It will probably not come as a surprise to you that we humans are a retained-mode bunch. It’s cool to imagine ourselves as the immediate-mode beings: everything in the world around us would be brand new! For every cycle of our OODA loop, nothing is retained. Talk about living in the present.
Alas, — or fortunately, it’s hard to tell — we aren’t like that. It would totally suck if for every situation, we would need to relearn everything from scratch. We can only learn a tiny bit from each iteration of the OODA loop. Our strength, individual and collective, is in harnessing the retained mode. For example, when we look around the room, we can only see what’s in front of us. Yet we retain details of the room that aren’t in our direct eyesight, and can reason about them. We can reach for a glass of water without looking at it. This is our model being put to work. Every cycle makes the model a bit richer and more nuanced, helping us not just visualize things that we’re not seeing directly, but also make predictions about what happens to them in the immediate future.
When I first learned about the OODA loop, I naively presumed that all steps in the process operate directly on the environment. I observe the environment, I orient within it, I decide on what to do, and then I act on it. It wasn’t until later, after I learned about the concept of constructed reality, that a different understanding of the OODA process had emerged.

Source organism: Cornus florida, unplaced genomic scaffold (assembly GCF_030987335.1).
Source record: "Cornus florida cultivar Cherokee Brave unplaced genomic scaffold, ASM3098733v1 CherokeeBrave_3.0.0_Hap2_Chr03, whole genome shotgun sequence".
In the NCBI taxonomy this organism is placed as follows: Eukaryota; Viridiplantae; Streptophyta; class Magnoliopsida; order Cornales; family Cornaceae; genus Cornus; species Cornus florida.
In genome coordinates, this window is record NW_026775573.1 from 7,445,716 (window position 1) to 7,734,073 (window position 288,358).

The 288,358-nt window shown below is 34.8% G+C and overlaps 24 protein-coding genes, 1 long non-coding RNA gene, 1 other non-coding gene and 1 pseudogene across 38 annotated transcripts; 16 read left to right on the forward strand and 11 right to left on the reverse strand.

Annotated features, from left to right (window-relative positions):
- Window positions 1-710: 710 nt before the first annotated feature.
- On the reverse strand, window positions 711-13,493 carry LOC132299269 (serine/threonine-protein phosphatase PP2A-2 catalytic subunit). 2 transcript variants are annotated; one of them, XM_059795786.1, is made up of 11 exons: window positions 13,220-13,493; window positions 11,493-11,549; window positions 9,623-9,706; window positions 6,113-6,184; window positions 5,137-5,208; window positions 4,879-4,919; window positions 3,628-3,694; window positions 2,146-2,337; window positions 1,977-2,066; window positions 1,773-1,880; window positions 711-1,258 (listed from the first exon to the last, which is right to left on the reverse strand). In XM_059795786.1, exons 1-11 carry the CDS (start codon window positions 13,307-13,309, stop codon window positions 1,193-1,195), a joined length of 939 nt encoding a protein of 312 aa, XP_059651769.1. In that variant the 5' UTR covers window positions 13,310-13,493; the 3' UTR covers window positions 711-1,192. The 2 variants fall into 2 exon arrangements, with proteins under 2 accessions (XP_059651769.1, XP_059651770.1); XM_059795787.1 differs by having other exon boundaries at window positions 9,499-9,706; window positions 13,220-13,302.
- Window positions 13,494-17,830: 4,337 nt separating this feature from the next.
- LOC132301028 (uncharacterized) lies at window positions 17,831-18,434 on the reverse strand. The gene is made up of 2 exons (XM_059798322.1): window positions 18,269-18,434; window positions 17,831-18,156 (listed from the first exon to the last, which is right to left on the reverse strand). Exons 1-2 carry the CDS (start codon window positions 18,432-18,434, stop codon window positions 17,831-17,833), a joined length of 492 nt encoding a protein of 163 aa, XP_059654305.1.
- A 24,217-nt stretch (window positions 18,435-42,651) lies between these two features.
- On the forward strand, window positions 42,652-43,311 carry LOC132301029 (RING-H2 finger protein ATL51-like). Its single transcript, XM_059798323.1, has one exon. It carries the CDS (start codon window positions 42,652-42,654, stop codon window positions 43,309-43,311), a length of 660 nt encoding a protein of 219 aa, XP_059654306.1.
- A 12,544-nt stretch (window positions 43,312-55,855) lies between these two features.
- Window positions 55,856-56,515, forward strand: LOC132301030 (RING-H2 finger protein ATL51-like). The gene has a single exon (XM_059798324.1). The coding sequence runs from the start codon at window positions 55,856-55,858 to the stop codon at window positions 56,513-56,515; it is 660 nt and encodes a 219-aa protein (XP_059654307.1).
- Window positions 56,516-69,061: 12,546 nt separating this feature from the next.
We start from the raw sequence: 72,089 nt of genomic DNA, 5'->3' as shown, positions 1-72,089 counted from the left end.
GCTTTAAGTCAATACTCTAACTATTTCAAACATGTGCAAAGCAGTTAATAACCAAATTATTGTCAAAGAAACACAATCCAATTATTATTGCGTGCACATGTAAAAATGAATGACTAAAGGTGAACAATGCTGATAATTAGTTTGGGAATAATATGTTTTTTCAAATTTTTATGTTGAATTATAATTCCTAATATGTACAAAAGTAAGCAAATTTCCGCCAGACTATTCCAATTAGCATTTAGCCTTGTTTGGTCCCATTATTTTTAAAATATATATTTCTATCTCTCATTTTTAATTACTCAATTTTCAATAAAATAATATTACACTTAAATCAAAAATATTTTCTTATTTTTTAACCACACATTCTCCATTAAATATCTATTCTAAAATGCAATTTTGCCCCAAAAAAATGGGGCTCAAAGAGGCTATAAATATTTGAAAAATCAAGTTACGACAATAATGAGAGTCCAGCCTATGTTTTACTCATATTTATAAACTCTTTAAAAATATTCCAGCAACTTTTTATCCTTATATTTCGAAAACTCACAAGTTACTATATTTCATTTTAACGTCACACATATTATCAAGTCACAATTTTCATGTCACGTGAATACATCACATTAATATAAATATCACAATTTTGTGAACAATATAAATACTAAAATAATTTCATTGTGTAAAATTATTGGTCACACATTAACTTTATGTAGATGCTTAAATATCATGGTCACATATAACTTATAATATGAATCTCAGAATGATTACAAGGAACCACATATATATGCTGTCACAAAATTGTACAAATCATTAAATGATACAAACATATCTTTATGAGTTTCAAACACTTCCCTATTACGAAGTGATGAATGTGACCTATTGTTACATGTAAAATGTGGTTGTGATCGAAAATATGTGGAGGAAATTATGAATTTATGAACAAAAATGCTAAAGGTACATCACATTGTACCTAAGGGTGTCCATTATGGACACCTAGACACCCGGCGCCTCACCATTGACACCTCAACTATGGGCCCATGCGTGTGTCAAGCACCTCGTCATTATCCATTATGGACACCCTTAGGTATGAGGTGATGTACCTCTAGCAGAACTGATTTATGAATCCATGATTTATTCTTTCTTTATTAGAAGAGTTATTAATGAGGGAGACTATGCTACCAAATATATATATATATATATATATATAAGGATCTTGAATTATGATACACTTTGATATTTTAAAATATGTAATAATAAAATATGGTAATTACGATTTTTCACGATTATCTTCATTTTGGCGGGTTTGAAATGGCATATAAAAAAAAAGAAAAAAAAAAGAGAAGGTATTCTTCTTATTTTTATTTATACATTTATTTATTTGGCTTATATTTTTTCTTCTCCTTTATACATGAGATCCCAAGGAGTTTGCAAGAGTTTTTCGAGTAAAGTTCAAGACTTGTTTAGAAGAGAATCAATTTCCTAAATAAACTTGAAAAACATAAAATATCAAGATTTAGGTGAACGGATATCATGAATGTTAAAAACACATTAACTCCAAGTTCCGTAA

Aside from the first step, the OODA loop operates on the model of the environment, rather than directly on it. This can be amazing, allowing us to connect our hockey stick with the puck for that awesome from-behind pass that sets the stands afire. It can also be a lot less awesome, because our models aren’t always representative of the environment. I reach for a glass — and accidentally poke it with my thumb, spilling the water. The model lied.
Put differently, most steps in OODA occur in a mirror world of the environment that we created in our minds. If the mirror is clear, our actions proceed as intended. If it’s one of those funhouse mirrors, your guess is as good as mine. Our models are the sources of both our clairvoyance and our blindness.
Whether we want it or not, the OODA loop serves two interrelated purposes: one is to produce an action between the two ticks of the environment’s clock. The other is to update the model of our environment and keep it accurate. How well we manage to perform both tasks reflects in how we produce jank.